The Martian Chronicles by Ray Bradbury is coming up on its 70th year publication anniversary, believe it or not. I was surprised too. This gem was published in 1946 and it’s finally showing its age.
5 out of 10 stars. This used to be one of my favorite short story collections, but now that we know so much about Mars the stories in this collection are kind of outdated. Sorry, Ray, but it’s just not as good anymore.
Each of the short stories in this collection is about the colonization of Mars by Earthlings. Depicted as a golden planet with red sand and blue rain and plentiful canals of blue water, the Mars of The Martian Chronicles is a wonderful place to live. The earthlings who colonize Mars get around in canals and are mesmerized by the Martians who appear beautiful and sometimes golden. The set of short stories start on earth date January 2030 when astronauts land on Mars. Within a couple of years, people are purchasing their own spaceships and launching themselves up to Mars to live, leaving the wars on Earth behind. In the beginning Martians are plentiful but by the end they are a rare thing. The last short story is on earth date October 2057. By then earthlings have destroyed Mars too and only a few remain behind to restart the human population, three young boys, all brothers, and three young girls, all sisters. I guess Ray’s moral is that we can’t seem to learn to take care of our planets. 😉
Some of the stories are a bit scary, others are boring. My favorite is September 2036. The Martian. In this story, during a blue rain storm, Lafe and Anna Lafarge find a boy outside their home who looks like their dead son Tom. Tom died on Earth and they buried him there. They did not move his grave to Mars, so it’s quite surprising when they suddenly find him on their doorstep. What Lafe realizes rather quickly is that Tom is a Martian and Martians are changed by the desires of those around them. They become who we want them to be, or at least who the strongest willed person in the room wants them to be. In this case, Lafe and Anna want their son Tom more than anything and so that’s who the Martian becomes. Not realizing that he is not really Tom, Anna insists they go to town so she can show everyone that Tom has returned. Foolish woman. The moment they get to town, the Martian turns to Lafe and tells him he’s terrified of getting trapped. But he can’t explain. They leave Tom alone for just a moment and he disappears. Within minutes they hear that Joe Spaulding’s missing daughter Lavinia has returned. Lafe leaves Anna looking for Tom and runs to the Spauldings’ house. There is Tom as Lavinia. He speaks to Lavinia and tells him he knows he’s really Tom and his need is so strong that Lavinia becomes Tom and he climbs down and follows Lafe to their boat. Lafe gets Anna but by now the Spauldings are after them, trying to get Lavinia back. The pull of the two families wishing for a different person inevitably turns the Martian into a pool of mush like wax. This, I guess, is how you kill a Martian. No one wins and they go on home. Does Anna realize the foolishness of her wish to show him off? No. Not a bit. Which is kind of the overall theme of the stories, the foolishness of man.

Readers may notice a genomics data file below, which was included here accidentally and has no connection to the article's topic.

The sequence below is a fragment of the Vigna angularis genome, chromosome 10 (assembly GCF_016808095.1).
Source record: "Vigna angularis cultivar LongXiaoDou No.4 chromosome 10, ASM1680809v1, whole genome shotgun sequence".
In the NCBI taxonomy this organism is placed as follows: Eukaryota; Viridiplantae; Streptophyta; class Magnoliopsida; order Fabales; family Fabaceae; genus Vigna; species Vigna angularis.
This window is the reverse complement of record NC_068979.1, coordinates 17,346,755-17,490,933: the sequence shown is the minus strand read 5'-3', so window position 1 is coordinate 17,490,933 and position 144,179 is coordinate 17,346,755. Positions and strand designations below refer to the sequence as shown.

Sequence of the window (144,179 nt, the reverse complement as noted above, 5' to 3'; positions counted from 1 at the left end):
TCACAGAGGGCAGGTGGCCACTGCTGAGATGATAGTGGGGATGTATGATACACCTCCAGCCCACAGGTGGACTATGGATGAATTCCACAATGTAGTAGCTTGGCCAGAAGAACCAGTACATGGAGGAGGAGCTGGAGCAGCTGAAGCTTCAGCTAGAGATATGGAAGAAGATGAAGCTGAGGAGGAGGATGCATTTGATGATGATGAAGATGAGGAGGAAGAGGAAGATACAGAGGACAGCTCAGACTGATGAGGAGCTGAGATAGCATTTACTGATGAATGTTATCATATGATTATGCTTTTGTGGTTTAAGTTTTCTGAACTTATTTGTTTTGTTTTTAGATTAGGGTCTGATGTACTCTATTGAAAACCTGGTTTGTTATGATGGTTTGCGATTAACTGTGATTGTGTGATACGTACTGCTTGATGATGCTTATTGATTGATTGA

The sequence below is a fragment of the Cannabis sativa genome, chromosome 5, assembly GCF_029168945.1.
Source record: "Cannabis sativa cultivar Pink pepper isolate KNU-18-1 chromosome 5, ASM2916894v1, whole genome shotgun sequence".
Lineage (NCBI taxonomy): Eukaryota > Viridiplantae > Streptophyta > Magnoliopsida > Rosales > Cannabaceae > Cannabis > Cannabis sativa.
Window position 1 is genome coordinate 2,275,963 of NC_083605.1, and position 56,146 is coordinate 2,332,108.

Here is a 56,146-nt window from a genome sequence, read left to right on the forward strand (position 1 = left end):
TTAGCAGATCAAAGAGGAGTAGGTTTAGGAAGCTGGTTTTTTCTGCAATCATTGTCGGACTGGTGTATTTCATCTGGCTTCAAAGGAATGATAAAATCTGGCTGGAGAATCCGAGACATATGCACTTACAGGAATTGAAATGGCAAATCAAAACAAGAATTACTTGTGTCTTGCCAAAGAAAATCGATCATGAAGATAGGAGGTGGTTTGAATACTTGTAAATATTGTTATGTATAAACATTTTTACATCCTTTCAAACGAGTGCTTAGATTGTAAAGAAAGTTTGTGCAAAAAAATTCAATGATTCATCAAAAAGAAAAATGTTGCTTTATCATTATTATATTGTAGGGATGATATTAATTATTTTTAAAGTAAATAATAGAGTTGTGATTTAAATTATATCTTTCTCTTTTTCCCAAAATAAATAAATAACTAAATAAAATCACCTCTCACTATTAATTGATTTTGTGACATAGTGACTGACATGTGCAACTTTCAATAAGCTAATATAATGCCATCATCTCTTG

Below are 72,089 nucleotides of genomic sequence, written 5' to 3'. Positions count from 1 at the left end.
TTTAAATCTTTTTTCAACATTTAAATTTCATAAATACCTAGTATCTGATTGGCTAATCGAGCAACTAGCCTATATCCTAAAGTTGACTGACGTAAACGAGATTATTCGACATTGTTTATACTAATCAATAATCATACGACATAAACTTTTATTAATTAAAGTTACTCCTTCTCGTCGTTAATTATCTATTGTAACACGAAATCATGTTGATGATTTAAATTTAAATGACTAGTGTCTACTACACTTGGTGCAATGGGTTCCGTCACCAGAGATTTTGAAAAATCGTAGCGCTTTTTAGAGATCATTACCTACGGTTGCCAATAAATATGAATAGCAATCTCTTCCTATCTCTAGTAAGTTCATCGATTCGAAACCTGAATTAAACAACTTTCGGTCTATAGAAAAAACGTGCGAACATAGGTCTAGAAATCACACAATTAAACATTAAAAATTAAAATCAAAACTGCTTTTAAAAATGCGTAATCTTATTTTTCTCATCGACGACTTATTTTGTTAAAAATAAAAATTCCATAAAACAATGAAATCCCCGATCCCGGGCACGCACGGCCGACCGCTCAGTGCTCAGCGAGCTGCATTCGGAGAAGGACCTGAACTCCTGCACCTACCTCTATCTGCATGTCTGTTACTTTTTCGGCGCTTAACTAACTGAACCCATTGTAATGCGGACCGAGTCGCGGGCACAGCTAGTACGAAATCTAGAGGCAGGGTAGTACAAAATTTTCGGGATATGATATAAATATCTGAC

From February 2030. Ylla.
Mr. and Mrs. K had lived by the dead sea for twenty years, and their ancestors had lived in the same house, which turned and followed the sun, flower-like, for ten centuries.
Mr. and Mrs. K were not old. They had the fair, brownish skin of the true Martian, the yellow coin eyes, the soft musical voices. Once they had liked painting pictures with chemical fire, swimming in the canals in the seasons when the wine trees filled them with green liquors, and talking into the dawn together by the blue phosphorus portraits in the speaking room.
This story is about the K couple, the first Martians to meet earthlings. Mrs. K first dreams about them, and it’s difficult to tell if she actually met them or if it really was a dream. Mr. K insists that no creatures could survive the inhospitable environment on Earth and that their scientists have said as much. Mrs. K has russet hair and Martians are a very musical type of being. But what really got me curious were the wine trees. Hmmm, I could do a lot with that. How about chocolate trees? Or candy trees? I think this is probably why this collection of short stories is still so popular after all these years. Mrs. K seems to be having telepathic conversations with the first earthling astronaut and she makes the mistake of telling Mr. K who gets his gun and goes outside hunting. She hears gunshots and the earthling astronaut never appears, but the story is purposefully vague and that makes it annoying. The perfect example of where this collection fails. Ambiguous and vague stories don’t make a very interesting tale.
5 out of 10 stars Still worth reading, but not all the stories are interesting. Some are boring and some are kind of scary for kids. I purchased two copies of this book years ago and got rid of both of them. Whenever I feel like reading it, I just snag a copy from the library.
Reviewed by Devin.